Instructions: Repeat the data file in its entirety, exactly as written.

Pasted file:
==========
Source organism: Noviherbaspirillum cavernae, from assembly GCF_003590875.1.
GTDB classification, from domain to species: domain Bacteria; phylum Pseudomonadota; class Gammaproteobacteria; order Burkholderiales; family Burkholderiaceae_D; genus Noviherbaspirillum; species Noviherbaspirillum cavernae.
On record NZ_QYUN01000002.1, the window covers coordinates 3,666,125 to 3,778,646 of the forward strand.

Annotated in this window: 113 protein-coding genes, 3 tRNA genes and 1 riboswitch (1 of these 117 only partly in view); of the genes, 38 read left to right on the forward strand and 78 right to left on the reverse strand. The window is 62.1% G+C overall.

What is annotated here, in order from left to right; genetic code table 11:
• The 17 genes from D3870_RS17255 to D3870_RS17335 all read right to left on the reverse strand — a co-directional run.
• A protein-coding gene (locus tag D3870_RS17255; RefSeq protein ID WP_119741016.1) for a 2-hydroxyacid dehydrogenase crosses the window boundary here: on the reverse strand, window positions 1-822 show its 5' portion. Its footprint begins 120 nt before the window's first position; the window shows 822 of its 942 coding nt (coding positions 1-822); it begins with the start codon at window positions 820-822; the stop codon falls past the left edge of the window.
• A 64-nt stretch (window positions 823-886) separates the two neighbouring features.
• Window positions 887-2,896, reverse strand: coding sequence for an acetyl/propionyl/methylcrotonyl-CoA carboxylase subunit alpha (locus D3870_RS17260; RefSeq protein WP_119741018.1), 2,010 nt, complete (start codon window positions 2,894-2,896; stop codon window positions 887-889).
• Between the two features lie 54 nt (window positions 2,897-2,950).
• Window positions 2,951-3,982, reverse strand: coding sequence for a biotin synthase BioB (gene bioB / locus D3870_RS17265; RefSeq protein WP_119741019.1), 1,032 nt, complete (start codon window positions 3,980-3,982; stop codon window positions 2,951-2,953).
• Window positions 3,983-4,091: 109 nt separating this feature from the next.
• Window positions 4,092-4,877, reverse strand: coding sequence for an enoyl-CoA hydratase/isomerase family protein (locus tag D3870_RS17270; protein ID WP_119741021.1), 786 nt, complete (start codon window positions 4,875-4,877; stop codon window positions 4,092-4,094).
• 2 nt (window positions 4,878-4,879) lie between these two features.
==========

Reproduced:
Source organism: Noviherbaspirillum cavernae, from assembly GCF_003590875.1.
GTDB classification, from domain to species: domain Bacteria; phylum Pseudomonadota; class Gammaproteobacteria; order Burkholderiales; family Burkholderiaceae_D; genus Noviherbaspirillum; species Noviherbaspirillum cavernae.
On record NZ_QYUN01000002.1, the window covers coordinates 3,666,125 to 3,778,646 of the forward strand.

Annotated in this window: 113 protein-coding genes, 3 tRNA genes and 1 riboswitch (1 of these 117 only partly in view); of the genes, 38 read left to right on the forward strand and 78 right to left on the reverse strand. The window is 62.1% G+C overall.

What is annotated here, in order from left to right; genetic code table 11:
• The 17 genes from D3870_RS17255 to D3870_RS17335 all read right to left on the reverse strand — a co-directional run.
• A protein-coding gene (locus tag D3870_RS17255; RefSeq protein ID WP_119741016.1) for a 2-hydroxyacid dehydrogenase crosses the window boundary here: on the reverse strand, window positions 1-822 show its 5' portion. Its footprint begins 120 nt before the window's first position; the window shows 822 of its 942 coding nt (coding positions 1-822); it begins with the start codon at window positions 820-822; the stop codon falls past the left edge of the window.
• A 64-nt stretch (window positions 823-886) separates the two neighbouring features.
• Window positions 887-2,896, reverse strand: coding sequence for an acetyl/propionyl/methylcrotonyl-CoA carboxylase subunit alpha (locus D3870_RS17260; RefSeq protein WP_119741018.1), 2,010 nt, complete (start codon window positions 2,894-2,896; stop codon window positions 887-889).
• Between the two features lie 54 nt (window positions 2,897-2,950).
• Window positions 2,951-3,982, reverse strand: coding sequence for a biotin synthase BioB (gene bioB / locus D3870_RS17265; RefSeq protein WP_119741019.1), 1,032 nt, complete (start codon window positions 3,980-3,982; stop codon window positions 2,951-2,953).
• Window positions 3,983-4,091: 109 nt separating this feature from the next.
• Window positions 4,092-4,877, reverse strand: coding sequence for an enoyl-CoA hydratase/isomerase family protein (locus tag D3870_RS17270; protein ID WP_119741021.1), 786 nt, complete (start codon window positions 4,875-4,877; stop codon window positions 4,092-4,094).
• 2 nt (window positions 4,878-4,879) lie between these two features.